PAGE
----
Seldom in the Pink

It seems to have been an instantaneous unanimous “decision” that participants in the recent Womens March on Washington would wear pink hats with kitty ears. Pink. A female color.

Pink is definitely a statement color that says “girl.” Back in the 60s, when guys at my school were wearing Oxford cloth shirts in pastel colors, I only knew one boy cool enough to wear the pink shirt without getting railed at. Back then, the fashion (for boys) was that socks matched shirts, so if the guy wore the pink shirt, he had the pink socks, visible in that small space between his loafers and his cuffs.

It’s the favorite color of my friend’s developmentally disabled son. No one knows why. But if I want to give him a present that makes him very happy, a pink sweatshirt will do the job. He LOVES pink and anything he can have in pink, he will have in pink.

Of course, pink is also a brand, a Victoria’s Secret brand that appeals to college age women. Many were the girls who marched into my classes with the word PINK emblazoned across their asses in glittery letters. It was a step up from Juicy (an earlier caption) but not by much.

My step-daughter-in-law (SDIL) and stepson were so adamant that their baby girl NOT be relegated to pink and sex roles, that they decorated her room in pale green and lavender. My SDIL was worried when her daughter suddenly wanted pink tutus. As for granny here, I was raised to be a nonconformist (or born?). I can’t say that has made my life easier. Let the kid fit in; there are a million things ahead of her that will challenge her identity. Let her wear a pink tutu. She’s only 3, and there is a lot more to sex roles than tutus and pink paint.


As for me, I dunno. When my mom said, “Girls wear pink,” as an argument, that was a non-starter. It’s kind of half-assed (as tints tend to be). I do have one bright pink shirt I wear hiking in hunting season for safety. 🙂

9 thoughts on “Seldom in the Pink

  1. When I watched the C-SPAN documentary series on the nation’s First Ladies, they mentioned that Mamie Eisenhower’s pink predilection was what started the association of pink = female. Prior to that blue was feminine and…believe it or not…pink was masculine.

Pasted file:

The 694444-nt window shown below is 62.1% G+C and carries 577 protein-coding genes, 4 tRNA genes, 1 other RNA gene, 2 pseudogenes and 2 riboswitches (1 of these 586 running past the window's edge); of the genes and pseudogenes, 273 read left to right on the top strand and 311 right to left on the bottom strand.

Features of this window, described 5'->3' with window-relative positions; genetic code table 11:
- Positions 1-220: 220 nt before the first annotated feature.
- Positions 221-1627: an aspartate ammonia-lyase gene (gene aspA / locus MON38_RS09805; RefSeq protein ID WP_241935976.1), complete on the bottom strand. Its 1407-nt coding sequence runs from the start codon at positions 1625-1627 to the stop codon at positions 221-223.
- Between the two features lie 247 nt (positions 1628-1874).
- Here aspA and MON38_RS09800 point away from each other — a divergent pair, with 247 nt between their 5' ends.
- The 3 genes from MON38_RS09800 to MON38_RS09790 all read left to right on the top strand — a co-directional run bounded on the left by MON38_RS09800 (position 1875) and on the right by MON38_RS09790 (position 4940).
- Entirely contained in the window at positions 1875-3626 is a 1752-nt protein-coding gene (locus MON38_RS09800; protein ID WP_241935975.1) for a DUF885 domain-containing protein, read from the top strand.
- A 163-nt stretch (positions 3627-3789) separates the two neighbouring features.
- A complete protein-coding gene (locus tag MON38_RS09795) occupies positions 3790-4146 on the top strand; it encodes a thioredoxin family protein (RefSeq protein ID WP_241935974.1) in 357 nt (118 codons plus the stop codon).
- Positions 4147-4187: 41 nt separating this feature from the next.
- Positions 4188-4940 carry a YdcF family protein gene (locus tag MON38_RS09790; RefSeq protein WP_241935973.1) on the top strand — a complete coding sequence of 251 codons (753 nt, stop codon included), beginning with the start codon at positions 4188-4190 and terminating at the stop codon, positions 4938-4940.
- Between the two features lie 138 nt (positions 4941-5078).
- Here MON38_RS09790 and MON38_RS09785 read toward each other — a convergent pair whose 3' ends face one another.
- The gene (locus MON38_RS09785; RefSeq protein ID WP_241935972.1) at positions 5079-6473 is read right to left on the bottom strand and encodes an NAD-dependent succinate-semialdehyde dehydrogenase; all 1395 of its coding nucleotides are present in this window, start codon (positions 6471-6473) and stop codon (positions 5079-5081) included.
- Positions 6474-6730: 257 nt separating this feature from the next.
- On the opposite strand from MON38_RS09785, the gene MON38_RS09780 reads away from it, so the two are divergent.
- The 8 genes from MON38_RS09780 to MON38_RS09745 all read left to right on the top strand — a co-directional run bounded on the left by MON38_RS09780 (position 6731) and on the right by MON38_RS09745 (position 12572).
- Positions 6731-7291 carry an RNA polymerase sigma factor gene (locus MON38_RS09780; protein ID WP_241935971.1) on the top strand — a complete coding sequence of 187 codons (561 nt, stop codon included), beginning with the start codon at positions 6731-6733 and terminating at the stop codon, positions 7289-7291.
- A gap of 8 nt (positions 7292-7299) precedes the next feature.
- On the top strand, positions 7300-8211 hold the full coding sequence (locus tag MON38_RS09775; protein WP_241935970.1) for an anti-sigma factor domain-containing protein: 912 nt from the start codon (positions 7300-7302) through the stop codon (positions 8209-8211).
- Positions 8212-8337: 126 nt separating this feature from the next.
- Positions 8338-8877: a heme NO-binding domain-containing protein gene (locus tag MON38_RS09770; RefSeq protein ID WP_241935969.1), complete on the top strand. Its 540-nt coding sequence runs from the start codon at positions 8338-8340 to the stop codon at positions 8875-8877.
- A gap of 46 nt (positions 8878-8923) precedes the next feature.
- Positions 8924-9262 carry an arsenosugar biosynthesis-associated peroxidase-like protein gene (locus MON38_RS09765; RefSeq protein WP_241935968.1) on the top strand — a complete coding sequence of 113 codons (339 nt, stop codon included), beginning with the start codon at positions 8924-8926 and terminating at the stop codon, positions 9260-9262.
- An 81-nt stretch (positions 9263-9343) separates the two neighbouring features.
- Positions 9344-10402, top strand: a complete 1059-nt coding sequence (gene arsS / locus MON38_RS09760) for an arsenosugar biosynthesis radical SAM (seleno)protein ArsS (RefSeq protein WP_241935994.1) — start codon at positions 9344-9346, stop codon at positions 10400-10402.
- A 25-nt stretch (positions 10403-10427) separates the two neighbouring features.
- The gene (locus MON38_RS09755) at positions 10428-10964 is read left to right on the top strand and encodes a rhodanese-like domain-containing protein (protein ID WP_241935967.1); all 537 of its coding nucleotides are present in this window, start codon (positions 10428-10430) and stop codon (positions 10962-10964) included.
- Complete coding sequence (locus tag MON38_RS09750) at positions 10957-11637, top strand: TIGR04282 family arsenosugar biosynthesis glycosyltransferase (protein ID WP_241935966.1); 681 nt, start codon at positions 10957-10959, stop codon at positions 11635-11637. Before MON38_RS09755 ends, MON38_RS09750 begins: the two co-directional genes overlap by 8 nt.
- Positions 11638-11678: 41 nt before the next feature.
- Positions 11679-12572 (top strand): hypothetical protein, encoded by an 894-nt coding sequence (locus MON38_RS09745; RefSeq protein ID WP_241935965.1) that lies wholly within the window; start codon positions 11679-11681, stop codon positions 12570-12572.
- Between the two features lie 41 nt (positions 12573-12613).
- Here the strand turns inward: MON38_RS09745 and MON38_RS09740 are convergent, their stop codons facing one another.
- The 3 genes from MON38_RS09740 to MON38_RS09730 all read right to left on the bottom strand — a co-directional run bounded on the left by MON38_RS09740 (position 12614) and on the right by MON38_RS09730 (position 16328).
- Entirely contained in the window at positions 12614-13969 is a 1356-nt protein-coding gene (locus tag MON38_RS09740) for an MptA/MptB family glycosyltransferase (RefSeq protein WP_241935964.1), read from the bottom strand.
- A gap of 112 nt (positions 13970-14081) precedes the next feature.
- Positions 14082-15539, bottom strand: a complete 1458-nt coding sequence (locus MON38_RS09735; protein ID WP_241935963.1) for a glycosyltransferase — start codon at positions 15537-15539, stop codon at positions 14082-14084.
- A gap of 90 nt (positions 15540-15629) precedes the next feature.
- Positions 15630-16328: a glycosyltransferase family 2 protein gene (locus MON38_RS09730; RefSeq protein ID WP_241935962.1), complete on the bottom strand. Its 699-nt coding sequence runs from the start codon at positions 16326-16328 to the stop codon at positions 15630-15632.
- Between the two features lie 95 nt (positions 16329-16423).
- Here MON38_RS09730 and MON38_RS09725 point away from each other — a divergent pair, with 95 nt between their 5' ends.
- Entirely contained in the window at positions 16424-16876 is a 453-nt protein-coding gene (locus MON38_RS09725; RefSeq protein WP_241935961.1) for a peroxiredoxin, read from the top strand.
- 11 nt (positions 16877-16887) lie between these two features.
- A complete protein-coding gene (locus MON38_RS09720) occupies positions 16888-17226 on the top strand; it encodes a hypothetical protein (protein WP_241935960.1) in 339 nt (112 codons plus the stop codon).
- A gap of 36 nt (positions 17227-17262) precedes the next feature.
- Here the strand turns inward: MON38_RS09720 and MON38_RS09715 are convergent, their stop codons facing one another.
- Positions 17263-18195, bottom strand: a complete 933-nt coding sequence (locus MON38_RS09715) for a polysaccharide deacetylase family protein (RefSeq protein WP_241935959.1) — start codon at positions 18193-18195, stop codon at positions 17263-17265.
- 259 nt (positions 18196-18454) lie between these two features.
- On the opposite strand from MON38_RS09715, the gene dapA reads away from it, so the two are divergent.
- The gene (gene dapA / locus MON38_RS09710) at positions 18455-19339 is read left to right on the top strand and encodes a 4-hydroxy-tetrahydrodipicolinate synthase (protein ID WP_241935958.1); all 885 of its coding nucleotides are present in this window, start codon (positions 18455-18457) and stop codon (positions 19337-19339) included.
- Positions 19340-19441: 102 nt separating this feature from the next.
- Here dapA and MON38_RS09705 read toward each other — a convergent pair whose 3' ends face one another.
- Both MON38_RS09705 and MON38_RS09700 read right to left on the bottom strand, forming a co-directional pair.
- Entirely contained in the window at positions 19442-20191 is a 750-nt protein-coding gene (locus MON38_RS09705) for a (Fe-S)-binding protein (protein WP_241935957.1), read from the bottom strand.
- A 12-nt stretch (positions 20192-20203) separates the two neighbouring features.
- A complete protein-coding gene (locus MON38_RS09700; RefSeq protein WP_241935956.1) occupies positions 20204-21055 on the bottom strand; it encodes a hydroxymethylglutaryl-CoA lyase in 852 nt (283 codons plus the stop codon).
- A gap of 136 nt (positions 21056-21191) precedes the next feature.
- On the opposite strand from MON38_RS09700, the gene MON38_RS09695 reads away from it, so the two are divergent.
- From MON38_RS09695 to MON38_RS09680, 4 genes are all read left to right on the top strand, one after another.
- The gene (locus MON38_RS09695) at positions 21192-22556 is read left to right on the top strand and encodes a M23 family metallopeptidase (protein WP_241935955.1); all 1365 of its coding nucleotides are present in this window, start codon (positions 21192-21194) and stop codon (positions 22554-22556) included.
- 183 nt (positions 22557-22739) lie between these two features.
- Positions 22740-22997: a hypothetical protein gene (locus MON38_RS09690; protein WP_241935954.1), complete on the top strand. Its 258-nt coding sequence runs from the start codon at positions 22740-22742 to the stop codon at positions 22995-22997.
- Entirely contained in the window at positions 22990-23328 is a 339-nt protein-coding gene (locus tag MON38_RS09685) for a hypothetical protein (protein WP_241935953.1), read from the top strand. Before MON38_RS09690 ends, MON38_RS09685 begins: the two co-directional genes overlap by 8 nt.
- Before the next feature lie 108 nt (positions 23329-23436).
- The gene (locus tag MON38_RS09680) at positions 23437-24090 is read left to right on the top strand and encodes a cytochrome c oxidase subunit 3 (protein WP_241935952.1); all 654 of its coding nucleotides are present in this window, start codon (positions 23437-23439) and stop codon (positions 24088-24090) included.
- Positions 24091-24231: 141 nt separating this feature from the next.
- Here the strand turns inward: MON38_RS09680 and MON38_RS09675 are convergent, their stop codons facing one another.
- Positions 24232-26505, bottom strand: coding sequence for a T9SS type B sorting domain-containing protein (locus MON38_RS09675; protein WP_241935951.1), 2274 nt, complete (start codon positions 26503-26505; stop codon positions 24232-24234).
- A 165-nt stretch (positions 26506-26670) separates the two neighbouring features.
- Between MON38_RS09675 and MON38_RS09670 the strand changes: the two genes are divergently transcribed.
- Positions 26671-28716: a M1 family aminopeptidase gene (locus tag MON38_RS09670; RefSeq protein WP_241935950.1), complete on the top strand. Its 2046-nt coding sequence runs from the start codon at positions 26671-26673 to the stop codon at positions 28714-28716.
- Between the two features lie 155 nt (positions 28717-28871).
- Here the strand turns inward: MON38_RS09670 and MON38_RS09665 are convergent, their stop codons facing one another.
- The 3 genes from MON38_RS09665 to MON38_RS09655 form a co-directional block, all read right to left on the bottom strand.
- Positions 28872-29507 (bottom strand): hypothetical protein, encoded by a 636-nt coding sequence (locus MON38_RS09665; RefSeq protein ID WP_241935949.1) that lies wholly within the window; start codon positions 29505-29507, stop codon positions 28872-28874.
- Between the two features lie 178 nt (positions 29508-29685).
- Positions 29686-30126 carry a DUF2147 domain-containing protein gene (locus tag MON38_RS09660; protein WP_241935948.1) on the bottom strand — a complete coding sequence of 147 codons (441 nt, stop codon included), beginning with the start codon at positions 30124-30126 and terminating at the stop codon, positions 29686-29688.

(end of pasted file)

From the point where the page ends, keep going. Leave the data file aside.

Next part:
That latter point at least was also noted by Smithsonian Magazine in an article several years ago called “When Did Girls Start Wearing Pink?” I don’t have the magazine at work (I subscribe), but did find it archived online if you’re interested: .

    The salient quote from it is:

    “…a June 1918 article from the trade publication Earnshaw’s Infants’ Department said, “The generally accepted rule is pink for the boys, and blue for the girls. The reason is that pink, being a more decided and stronger color, is more suitable for the boy, while blue, which is more delicate and dainty, is prettier for the girl.” Other sources said blue was flattering for blonds, pink for brunettes; or blue was for blue-eyed babies, pink for brown-eyed babies, according to Paoletti.

    In 1927, Time magazine printed a chart showing sex-appropriate colors for girls and boys according to leading U.S. stores. In Boston, Filene’s told parents to dress boys in pink. So did Best & Co. in New York City, Halle’s in Cleveland and Marshall Field in Chicago.

    Today’s color dictate wasn’t established until the 1940s, as a result of Americans’ preferences as interpreted by manufacturers and retailers. “It could have gone the other way,” Paoletti says.” (ibid)

    I recall in some long ago college course discussing the reason for the near universality of red lipstick and blue eye shadow. Like your contention regarding the color pink, we were told red lips mimic a flushed/engorged vulva, and blue eye shadow was the hue of extreme youth. Both of which, of course, are almost irresistible sexual cues to the male. (As is beer, I note, but you rarely see young ladies applying it as a spray for some reason. If only they knew….)


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